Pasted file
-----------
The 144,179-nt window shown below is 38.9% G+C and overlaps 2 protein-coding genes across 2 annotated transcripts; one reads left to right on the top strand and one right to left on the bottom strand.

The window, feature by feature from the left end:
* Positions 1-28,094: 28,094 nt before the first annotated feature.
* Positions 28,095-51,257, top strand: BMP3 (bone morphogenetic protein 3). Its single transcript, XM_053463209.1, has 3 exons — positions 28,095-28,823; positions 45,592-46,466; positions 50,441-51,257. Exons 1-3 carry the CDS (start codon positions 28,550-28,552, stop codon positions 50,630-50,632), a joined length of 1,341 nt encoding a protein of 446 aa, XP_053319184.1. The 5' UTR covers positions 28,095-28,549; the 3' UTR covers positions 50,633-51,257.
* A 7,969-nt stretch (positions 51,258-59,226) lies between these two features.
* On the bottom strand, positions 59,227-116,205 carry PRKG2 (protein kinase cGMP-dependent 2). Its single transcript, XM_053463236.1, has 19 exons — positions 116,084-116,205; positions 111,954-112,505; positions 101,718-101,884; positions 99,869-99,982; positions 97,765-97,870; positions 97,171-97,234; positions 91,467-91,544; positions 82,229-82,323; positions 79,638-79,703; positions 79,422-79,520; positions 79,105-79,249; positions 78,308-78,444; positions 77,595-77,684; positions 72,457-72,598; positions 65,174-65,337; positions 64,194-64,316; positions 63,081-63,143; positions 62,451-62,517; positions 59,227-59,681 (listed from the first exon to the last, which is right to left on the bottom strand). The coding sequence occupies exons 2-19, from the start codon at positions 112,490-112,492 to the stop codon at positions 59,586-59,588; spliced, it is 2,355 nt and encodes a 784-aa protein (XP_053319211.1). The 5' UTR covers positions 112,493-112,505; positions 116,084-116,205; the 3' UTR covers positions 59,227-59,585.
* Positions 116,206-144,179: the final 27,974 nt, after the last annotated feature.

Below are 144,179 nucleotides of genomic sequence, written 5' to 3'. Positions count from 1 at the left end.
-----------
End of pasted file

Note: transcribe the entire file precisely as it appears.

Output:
The 144,179-nt window shown below is 38.9% G+C and overlaps 2 protein-coding genes across 2 annotated transcripts; one reads left to right on the top strand and one right to left on the bottom strand.

The window, feature by feature from the left end:
* Positions 1-28,094: 28,094 nt before the first annotated feature.
* Positions 28,095-51,257, top strand: BMP3 (bone morphogenetic protein 3). Its single transcript, XM_053463209.1, has 3 exons — positions 28,095-28,823; positions 45,592-46,466; positions 50,441-51,257. Exons 1-3 carry the CDS (start codon positions 28,550-28,552, stop codon positions 50,630-50,632), a joined length of 1,341 nt encoding a protein of 446 aa, XP_053319184.1. The 5' UTR covers positions 28,095-28,549; the 3' UTR covers positions 50,633-51,257.
* A 7,969-nt stretch (positions 51,258-59,226) lies between these two features.
* On the bottom strand, positions 59,227-116,205 carry PRKG2 (protein kinase cGMP-dependent 2). Its single transcript, XM_053463236.1, has 19 exons — positions 116,084-116,205; positions 111,954-112,505; positions 101,718-101,884; positions 99,869-99,982; positions 97,765-97,870; positions 97,171-97,234; positions 91,467-91,544; positions 82,229-82,323; positions 79,638-79,703; positions 79,422-79,520; positions 79,105-79,249; positions 78,308-78,444; positions 77,595-77,684; positions 72,457-72,598; positions 65,174-65,337; positions 64,194-64,316; positions 63,081-63,143; positions 62,451-62,517; positions 59,227-59,681 (listed from the first exon to the last, which is right to left on the bottom strand). The coding sequence occupies exons 2-19, from the start codon at positions 112,490-112,492 to the stop codon at positions 59,586-59,588; spliced, it is 2,355 nt and encodes a 784-aa protein (XP_053319211.1). The 5' UTR covers positions 112,493-112,505; positions 116,084-116,205; the 3' UTR covers positions 59,227-59,585.
* Positions 116,206-144,179: the final 27,974 nt, after the last annotated feature.

Below are 144,179 nucleotides of genomic sequence, written 5' to 3'. Positions count from 1 at the left end.